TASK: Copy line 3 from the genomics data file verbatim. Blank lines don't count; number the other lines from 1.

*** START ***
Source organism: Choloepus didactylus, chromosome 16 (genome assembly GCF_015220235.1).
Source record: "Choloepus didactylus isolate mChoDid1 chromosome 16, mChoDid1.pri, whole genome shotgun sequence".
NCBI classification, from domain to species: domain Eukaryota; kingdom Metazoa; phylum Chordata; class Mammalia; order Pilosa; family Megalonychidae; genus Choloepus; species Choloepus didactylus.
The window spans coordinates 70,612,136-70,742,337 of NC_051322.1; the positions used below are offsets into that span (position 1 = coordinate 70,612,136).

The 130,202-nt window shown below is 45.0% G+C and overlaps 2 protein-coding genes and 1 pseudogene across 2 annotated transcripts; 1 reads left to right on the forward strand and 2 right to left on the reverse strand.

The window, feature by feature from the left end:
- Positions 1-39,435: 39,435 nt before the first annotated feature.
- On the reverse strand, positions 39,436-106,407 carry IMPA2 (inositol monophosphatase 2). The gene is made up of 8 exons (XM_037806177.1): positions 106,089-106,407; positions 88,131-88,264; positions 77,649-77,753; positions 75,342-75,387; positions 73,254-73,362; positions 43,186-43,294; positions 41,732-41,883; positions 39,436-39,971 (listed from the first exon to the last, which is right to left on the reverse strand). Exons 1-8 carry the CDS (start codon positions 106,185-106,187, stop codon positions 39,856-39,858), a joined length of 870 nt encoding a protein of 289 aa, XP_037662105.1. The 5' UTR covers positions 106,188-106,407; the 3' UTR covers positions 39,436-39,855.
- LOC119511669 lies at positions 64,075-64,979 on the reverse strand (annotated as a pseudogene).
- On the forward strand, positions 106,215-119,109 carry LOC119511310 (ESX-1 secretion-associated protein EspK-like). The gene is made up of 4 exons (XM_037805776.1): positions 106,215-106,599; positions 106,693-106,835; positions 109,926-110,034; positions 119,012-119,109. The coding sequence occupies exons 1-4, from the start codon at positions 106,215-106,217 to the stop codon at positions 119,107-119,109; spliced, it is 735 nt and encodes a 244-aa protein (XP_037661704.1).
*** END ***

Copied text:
NCBI classification, from domain to species: domain Eukaryota; kingdom Metazoa; phylum Chordata; class Mammalia; order Pilosa; family Megalonychidae; genus Choloepus; species Choloepus didactylus.